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Students Face Stress From Wi-Fi Connectivity Issues

Zack Miller | The PhoenixSince the start of classes on Aug. 29, some students have reported experiencing issues connecting to Loyola’s LUC Wi-Fi network.

Since the start of classes on Aug. 29, some students have reported experiencing issues connecting to Loyola’s LUC Wi-Fi network. This network is designated for students and faculty on campus according to Loyola’s ITS website

The ITS team didn’t respond to multiple requests for an interview from The Phoenix.

Sophomore Claire Peter-Seymour said she submitted work order requests to express her concern about the LUC Wi-Fi network. Work order requests are submitted through the Loyola Facilities website and are a way for students to bring up their questions about networking, appliances, furniture, fire alarms, etc. However, Peter-Seymour said she has submitted multiple work order requests about the Wi-Fi issues and has received no response.

“The Wi-Fi genuinely just doesn’t work at all, no matter how many work orders I put in,” Peter-Seymour said, “I’ve talked to my RA, Val, she said people came in and fixed it, but it’s not fixed.”

The unreliable connectivity to the Loyola Wi-Fi has induced stress and affected productivity for some students. First-year Mia Grace Conti Mica said before she enters her HONOR 101 lecture, she worries about whether or not she will be able to access the internet.

“It’s given me some anxiety knowing that there might be occasions that I may not be able to access my coursework,” Conti Mica, 19, said.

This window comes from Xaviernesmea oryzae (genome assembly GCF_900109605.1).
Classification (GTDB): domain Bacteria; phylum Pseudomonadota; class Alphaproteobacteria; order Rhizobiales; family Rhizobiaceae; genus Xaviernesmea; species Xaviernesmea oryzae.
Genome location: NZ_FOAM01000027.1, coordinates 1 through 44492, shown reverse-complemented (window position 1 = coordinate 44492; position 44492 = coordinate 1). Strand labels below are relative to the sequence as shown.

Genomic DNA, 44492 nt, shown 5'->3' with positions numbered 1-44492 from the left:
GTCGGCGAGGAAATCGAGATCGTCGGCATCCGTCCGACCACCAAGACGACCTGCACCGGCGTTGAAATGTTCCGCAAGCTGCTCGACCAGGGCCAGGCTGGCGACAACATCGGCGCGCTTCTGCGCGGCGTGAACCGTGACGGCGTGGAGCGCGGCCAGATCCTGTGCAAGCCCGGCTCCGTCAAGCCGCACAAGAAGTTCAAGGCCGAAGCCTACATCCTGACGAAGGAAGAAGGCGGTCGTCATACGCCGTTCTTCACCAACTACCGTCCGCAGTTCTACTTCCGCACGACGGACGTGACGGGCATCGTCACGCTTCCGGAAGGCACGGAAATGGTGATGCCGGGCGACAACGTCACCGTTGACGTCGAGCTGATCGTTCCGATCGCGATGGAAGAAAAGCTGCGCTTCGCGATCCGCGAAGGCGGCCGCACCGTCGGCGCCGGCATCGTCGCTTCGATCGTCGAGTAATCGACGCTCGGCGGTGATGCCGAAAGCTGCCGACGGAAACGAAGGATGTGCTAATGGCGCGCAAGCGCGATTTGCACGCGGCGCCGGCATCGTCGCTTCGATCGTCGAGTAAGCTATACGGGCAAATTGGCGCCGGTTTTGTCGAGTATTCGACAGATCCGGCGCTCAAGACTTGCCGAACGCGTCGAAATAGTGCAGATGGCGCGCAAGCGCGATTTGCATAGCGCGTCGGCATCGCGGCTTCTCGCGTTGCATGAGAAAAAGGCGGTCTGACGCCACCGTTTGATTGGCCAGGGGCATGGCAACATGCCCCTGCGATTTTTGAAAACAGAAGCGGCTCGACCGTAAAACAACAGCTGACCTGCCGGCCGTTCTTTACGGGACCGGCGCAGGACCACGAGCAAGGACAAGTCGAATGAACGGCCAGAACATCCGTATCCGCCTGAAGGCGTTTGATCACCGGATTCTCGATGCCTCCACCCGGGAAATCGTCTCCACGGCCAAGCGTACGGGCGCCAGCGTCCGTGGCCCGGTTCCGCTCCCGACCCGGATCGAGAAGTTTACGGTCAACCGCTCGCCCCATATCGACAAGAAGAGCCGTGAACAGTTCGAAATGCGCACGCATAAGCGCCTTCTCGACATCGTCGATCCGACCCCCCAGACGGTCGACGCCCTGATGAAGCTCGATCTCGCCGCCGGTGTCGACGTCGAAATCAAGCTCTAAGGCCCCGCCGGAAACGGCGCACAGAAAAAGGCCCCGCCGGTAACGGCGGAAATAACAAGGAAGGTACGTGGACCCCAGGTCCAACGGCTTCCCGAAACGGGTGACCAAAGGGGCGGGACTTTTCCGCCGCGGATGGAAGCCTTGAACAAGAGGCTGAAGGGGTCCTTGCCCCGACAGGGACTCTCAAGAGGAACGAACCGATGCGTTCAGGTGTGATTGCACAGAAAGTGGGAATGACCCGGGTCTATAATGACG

Not only are some students worrying about whether or not they can access their assignments, but which locations they will be able to access them from. Certain spots and classrooms on campus have proven to have more reliable internet connection than others, according to Conti Mica. 

Conti Mica said connecting to the LUC network in the Galvin Auditorium (located in the Sullivan Center) has been difficult. First year Audrey Strand said she had issues in her own dorm, Francis Hall. 

Sophomore Claire Peter-Seymour said she even had to miss an online meeting with the Student Accessibility Center (SAC), because of the poor Wi-Fi in Fairfield Hall, located about a 5 minute walk south from Loyola’s main campus.

“I ran across the street in my socks to go to a different building to connect to someone else’s Wi-Fi,” Peter-Seymour said.

Connecting to other students’ hotspots is one way in which students have tried to adapt to the Wi-Fi issues. Strand said the use of her personal hotspot has been helpful in accessing online content but she has seen other people in her classes unable to connect.

“I’ve had to use my personal hotspot in classes, which I’m grateful for because I know some people don’t have that,” Strand said. “I think Loyola should make sure we have access to Wi-Fi across campus.”

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